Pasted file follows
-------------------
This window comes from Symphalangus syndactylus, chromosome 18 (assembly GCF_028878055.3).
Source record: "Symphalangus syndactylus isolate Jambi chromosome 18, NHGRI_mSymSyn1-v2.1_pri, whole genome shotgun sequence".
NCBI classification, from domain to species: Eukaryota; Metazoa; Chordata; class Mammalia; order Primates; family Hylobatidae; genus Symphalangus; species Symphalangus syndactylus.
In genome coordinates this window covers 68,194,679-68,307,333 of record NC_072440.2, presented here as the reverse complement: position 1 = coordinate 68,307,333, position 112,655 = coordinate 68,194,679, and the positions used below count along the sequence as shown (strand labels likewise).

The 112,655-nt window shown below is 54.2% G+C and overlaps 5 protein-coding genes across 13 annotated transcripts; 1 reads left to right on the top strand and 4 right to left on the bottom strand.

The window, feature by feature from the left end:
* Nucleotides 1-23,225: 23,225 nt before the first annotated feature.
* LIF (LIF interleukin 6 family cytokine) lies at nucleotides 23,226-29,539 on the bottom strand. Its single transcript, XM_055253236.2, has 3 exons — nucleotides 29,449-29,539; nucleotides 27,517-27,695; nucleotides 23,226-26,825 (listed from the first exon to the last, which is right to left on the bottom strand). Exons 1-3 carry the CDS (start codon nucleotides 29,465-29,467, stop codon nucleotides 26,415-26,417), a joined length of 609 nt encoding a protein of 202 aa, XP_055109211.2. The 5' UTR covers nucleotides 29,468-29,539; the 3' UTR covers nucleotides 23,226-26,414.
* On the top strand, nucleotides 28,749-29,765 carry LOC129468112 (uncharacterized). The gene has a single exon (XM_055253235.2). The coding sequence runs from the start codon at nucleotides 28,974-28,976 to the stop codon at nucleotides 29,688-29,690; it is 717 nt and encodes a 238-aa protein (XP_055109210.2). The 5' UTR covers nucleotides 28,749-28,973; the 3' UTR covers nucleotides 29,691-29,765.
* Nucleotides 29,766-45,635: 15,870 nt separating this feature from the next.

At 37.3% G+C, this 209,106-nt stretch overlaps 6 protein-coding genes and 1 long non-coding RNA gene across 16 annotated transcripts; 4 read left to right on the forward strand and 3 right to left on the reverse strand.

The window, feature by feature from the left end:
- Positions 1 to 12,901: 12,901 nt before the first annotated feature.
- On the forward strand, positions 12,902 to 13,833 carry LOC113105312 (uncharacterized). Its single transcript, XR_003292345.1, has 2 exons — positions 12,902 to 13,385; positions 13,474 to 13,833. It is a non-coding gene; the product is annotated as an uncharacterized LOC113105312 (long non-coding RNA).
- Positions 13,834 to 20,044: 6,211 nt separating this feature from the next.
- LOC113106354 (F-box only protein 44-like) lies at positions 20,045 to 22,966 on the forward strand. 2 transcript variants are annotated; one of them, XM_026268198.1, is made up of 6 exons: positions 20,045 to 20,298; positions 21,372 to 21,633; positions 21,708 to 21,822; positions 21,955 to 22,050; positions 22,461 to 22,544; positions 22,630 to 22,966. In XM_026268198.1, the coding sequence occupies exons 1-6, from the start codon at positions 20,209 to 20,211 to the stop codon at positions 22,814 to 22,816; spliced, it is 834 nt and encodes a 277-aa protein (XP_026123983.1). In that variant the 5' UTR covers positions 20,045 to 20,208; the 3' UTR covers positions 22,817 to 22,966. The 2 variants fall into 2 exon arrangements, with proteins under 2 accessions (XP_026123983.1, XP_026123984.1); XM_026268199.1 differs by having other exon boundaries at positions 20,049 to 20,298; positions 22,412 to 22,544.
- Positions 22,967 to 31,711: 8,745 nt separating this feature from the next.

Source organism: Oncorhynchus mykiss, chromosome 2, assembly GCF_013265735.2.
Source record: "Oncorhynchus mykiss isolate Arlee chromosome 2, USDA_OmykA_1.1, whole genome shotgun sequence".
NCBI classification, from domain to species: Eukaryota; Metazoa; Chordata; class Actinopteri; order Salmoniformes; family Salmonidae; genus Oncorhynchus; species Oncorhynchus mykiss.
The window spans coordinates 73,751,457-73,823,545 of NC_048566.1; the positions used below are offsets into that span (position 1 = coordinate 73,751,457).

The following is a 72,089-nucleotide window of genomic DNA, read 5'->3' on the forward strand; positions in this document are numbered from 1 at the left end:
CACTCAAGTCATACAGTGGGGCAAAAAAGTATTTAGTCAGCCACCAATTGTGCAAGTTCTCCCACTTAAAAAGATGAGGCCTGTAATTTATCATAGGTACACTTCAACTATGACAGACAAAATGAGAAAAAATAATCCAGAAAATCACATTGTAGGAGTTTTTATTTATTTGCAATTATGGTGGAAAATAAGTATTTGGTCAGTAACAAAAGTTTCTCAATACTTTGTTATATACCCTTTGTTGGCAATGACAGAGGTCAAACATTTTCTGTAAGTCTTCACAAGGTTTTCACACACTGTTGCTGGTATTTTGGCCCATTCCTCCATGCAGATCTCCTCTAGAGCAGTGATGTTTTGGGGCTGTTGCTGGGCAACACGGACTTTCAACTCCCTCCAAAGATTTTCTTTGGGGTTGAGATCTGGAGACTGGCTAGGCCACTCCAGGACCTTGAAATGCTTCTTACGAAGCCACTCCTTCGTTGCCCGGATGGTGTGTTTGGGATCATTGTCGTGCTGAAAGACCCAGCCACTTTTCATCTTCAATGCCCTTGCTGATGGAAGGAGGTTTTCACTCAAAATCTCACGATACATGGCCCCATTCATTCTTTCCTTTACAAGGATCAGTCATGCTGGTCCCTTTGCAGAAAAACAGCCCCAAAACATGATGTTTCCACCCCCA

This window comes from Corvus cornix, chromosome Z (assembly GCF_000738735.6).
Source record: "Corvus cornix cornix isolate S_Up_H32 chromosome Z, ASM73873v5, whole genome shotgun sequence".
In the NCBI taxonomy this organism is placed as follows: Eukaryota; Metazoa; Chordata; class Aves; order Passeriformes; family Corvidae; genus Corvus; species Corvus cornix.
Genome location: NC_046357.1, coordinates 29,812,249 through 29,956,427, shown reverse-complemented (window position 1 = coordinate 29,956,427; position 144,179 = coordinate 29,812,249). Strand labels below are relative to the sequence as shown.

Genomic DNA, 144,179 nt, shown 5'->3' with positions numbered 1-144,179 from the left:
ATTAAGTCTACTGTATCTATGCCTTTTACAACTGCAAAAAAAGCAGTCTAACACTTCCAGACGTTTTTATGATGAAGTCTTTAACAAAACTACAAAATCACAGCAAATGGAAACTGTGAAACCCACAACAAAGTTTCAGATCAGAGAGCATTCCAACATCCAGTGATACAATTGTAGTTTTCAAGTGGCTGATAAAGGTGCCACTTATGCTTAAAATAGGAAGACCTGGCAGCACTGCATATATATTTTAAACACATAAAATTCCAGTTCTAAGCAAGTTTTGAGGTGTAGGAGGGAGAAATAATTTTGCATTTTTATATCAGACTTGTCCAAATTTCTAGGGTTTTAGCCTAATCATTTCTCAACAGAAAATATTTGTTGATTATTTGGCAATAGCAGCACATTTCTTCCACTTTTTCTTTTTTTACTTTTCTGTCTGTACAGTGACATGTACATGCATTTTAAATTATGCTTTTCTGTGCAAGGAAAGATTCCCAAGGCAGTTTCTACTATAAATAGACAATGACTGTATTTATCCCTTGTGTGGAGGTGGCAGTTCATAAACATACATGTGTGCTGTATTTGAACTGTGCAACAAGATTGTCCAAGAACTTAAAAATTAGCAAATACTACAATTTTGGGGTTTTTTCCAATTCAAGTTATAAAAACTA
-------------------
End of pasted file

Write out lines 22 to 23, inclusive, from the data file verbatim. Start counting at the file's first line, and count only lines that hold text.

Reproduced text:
The following is a 72,089-nucleotide window of genomic DNA, read 5'->3' on the forward strand; positions in this document are numbered from 1 at the left end:
CACTCAAGTCATACAGTGGGGCAAAAAAGTATTTAGTCAGCCACCAATTGTGCAAGTTCTCCCACTTAAAAAGATGAGGCCTGTAATTTATCATAGGTACACTTCAACTATGACAGACAAAATGAGAAAAAATAATCCAGAAAATCACATTGTAGGAGTTTTTATTTATTTGCAATTATGGTGGAAAATAAGTATTTGGTCAGTAACAAAAGTTTCTCAATACTTTGTTATATACCCTTTGTTGGCAATGACAGAGGTCAAACATTTTCTGTAAGTCTTCACAAGGTTTTCACACACTGTTGCTGGTATTTTGGCCCATTCCTCCATGCAGATCTCCTCTAGAGCAGTGATGTTTTGGGGCTGTTGCTGGGCAACACGGACTTTCAACTCCCTCCAAAGATTTTCTTTGGGGTTGAGATCTGGAGACTGGCTAGGCCACTCCAGGACCTTGAAATGCTTCTTACGAAGCCACTCCTTCGTTGCCCGGATGGTGTGTTTGGGATCATTGTCGTGCTGAAAGACCCAGCCACTTTTCATCTTCAATGCCCTTGCTGATGGAAGGAGGTTTTCACTCAAAATCTCACGATACATGGCCCCATTCATTCTTTCCTTTACAAGGATCAGTCATGCTGGTCCCTTTGCAGAAAAACAGCCCCAAAACATGATGTTTCCACCCCCA